Halloween Horror Nights show director talks bringing fresh scares, cult horror to Universal Orlando
Charles Gray is the man behind the screams at Universal Orlando's Halloween Horror Nights.
He's been one of the show directors for the annual event for about five years and this year he oversaw the storytelling and development of the nine haunted houses coming to the theme park starting Friday night.
So when you come face-to-face with Bloody Face in the American Horror Story house or flee in terror from an axe-wielding Jack in The Shining maze, thank Gray for the nightmares.
Gray recently called the Times to chat about what goes into bringing the best scares to the 27th year of Halloween Horror Nights.
As a show director for Halloween Horror Nights, what do you have your hands in?
Well, we have four show directors, and I'm in charge of the houses, what we call mazes. It's a very large task; very in depth. But I get to see it from inception to birth. I know the ins and outs of every house. I learn something new every year. There are always new challenges and new things to try. We always aim to build off the event's history.
How does Universal decide what intellectual properties (IPs) to showcase at Halloween Horror Nights? I'm sure it's a pretty complicated process.
Oh yes, it's a complex process. A lot of things have to line up. But speaking from the entertainment point of view, we always have that wish list that's hanging on our wall. We try to check different boxes. We know there are a lot of different people visiting the event, so we want a variety. We want a little bit of everything.
For instance, (we're bringing a house based on) The Shining. It's multigenerational.
Every year we try to have houses that represent a classic, but also have cult classics like this year's Ash vs. Evil Dead.
We aim to bring in the horror community but also the casual horror fans.
And what about your original houses? I'm sure those are completely different monsters.
It's all about figuring out what stories we can fill the gaps with, but can also stretch our storytelling muscles.
This year we have Hive, which takes all the romantic and beautiful notions out of vampires. It has these Nosferatu-type characters. A lot of the scare actors agreed to shave their heads. There's a lot of bestial creature makeup. It's very disturbing.
But we get to have a lot of fun with the original houses. As a show director and writer that's one of my joys -- coming up with those backstories. We really are tasked with telling a whole story visually with music and decor and taking you from room to room, scene by scene.
What's the first step to bringing an IP-themed house to life? Binging the movie or TV show it's inspired by?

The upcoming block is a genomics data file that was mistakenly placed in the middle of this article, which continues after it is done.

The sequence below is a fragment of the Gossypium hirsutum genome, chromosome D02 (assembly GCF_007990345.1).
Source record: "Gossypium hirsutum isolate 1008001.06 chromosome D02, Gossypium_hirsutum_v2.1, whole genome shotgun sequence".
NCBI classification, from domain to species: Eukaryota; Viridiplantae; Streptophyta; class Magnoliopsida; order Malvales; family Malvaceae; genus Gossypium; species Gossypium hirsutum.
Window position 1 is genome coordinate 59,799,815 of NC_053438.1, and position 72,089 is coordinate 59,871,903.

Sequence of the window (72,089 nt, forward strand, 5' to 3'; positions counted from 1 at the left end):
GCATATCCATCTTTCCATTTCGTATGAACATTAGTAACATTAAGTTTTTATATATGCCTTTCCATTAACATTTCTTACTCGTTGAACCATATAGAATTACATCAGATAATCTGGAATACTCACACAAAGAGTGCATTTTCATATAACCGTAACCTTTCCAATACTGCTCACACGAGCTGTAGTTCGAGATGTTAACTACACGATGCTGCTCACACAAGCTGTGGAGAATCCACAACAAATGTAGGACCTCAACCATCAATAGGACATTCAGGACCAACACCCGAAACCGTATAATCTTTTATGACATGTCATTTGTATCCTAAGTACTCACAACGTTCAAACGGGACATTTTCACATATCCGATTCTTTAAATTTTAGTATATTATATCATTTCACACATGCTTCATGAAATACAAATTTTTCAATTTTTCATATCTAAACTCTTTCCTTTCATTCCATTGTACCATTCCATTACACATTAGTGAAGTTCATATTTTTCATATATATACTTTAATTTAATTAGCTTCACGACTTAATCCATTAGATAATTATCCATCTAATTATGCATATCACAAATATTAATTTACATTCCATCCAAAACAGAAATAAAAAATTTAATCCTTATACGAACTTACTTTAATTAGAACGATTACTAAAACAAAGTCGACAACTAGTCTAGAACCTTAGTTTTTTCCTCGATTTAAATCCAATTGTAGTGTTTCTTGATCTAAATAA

The first step and hardest step is to not watch (the movie or TV show) as a show director. I try to watch it the first time as a fan to really earmark those moments that are must-haves. For The Shining, we have to have the old lady in the bathroom. We have to have the blood elevator.
The first time around, it's not about finding what we can or can't do, it's about what we want to see and what the fans want to see. Then we'll watch the content again with a more critical eye and take notes for creative development.
What are some things everyone can look forward to this year, even if they aren't huge horror buffs?
I say this every year: There really is something for everybody. I know some people might not be big horror fans or like getting scared, but it's just as entertaining to get a beverage, sit on a bench and watch other people get scared.
What's new this year that's a must-see?
I don't want to spoil anything, but we are doing some things we haven't tried before. I think the American Horror Story house is going to be huge. We're really excited to bring the next seasons (Asylum, Coven and Roanoke) to life.
We also have a lot of content that's unreleased. In the Horrors of Blumhouse maze, there are three scenes from the new Insidious movie, which doesn't come out until January. And there's a scene from Jigsaw in the Saw house.
You're basically walking through living trailers.
Was there ever a house that truly scared you even though you helped create it?
Interestingly enough, it was an original house -- Dollhouse of the Damned (from Halloween Horror Nights 24). It was just creepy and a lot of the things were purposely put there to not make sense. I was questioning everything. There were quite a few nights I was in business mode inspecting the house and a scare actor comes out and scares me. That house tended to get me quite a bit.
And this year I'm excited to see how the fans respond to everything. In my head I think they'll like certain things. I'm especially excited to see fans' reactions to The Fallen house. I don't want to spoil anything but I think minds will be blown.
Contact Chelsea Tatham at firstname.lastname@example.org. Follow @chelseatahtam.
If you go
Halloween Horror Nights
Tickets start at $59.99.
Sept. 15 through Nov. 4 at Universal Orlando Resort
6000 Universal Blvd., Orlando.
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